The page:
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The intent may be right​,​ but something is not going right with the overseas employment programme.

Unemployed but still employed

The intent may be right​,​ but something is not going right with the overseas employment programme.

After reports of employment agencies conning youth, we now have organisations deceiving our youth. That the recent case happened in India, our immediate neighbourhood and​ home to a majority of those sent through the overseas employment programme, is worrying.

As of last December, a total of 2,829 are employed overseas with about 58 percent employed in India​, followed by countries in the Middle East. By June this year, the prime minister reported in the state of the nation address that there are about 4,000 youths working abroad, excluding those who went on their own. While statistics vary, little is shared on the status of their employment. Recently, we had 30 Class 12 graduates returning from India without a job and a bitter experience.

But the labour ministry records will still show them as employed. We are yet to understand what purpose such record keeping would serve. But if this is the norm for the ministry to maintain its records, then the creditability of labour statistics become questionable. People are already aware that the ministry has shelved the publication of its recent labour force survey report and that the government itself has questioned the survey’s reliability.

At a time when unemployment has become a national concern, the least we expect from our authorities is to play with numbers. Lives and livelihood are at stake with social and economic consequences.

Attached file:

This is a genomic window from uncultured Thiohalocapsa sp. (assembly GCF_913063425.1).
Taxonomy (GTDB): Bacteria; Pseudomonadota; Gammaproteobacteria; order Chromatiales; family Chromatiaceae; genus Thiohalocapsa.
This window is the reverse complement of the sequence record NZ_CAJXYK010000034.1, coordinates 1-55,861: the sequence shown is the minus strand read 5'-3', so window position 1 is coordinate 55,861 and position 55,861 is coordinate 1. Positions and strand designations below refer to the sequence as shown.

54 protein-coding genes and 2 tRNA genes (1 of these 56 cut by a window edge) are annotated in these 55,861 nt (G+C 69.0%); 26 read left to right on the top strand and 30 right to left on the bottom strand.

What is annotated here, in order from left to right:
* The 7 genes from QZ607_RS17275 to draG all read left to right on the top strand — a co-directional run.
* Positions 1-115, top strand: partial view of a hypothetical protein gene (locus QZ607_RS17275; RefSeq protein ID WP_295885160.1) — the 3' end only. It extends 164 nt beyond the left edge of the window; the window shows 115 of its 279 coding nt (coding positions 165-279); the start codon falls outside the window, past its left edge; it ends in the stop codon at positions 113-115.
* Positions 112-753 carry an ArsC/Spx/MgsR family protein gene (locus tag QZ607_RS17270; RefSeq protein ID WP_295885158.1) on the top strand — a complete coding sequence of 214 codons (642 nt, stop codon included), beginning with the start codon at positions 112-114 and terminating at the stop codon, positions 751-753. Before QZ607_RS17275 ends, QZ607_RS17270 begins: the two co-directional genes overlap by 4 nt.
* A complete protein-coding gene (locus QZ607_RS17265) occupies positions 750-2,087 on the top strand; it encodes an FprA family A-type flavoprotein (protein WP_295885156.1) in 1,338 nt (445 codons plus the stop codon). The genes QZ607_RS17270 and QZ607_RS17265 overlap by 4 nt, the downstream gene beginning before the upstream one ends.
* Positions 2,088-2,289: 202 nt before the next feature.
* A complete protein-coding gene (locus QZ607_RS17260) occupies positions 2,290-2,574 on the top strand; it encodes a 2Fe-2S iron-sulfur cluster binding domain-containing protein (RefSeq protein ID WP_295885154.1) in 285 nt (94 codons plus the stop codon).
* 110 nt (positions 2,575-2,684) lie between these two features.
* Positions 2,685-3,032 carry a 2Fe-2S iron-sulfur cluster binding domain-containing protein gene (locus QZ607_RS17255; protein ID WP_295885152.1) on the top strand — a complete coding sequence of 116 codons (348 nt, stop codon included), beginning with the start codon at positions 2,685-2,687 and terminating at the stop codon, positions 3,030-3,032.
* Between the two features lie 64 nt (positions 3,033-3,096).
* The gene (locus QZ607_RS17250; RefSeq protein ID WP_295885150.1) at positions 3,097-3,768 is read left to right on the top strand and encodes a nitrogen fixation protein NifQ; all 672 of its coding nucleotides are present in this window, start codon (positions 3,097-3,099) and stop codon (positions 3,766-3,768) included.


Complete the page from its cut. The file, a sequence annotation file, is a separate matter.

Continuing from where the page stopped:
Efforts are made to create employment opportunities, both at home and abroad. Yet this effort appears to fall short when it comes to monitoring. We have seen loopholes in outsourcing the task to employment agencies. Now we have organisations that the ministry vetted to work together with conning our job seekers. How did the ministry get it so wrong? What roles do our embassies abroad play when our job seekers get exploited?  It is hoped that the teams from the labour ministry who travel to these countries to assess the condition of those working overseas will return with a comprehensive report. The thousands of jobseekers and their families at home deserve the right information to take informed decisions.

Labour records 2015 claim that 85 percent of the unemployed are within the age group of 15 to 29 years, including 46.3 percent of those within 20 to 25 years. We are yet to tap the productivity potential of this group of youth and the efforts to engage them in the labour market appears to have not worked.

Skill mismatch has long been identified as one of the main reasons for the unemployment situation in the country. We are seeing a paradox where our graduates don’t get jobs while the job market remains short of skilled and qualified people. For long, the education sector has been blamed for producing unemployable graduates. This needs to change. Our policy makers need to look beyond complaining and work together to ensure that our children learn both vocational and academic skills.

Unemployment is a security issue and addressing it requires a collective effort. We could start by being honest about it. Denying the severity only hollows the economic growth we claimed to have achieved.

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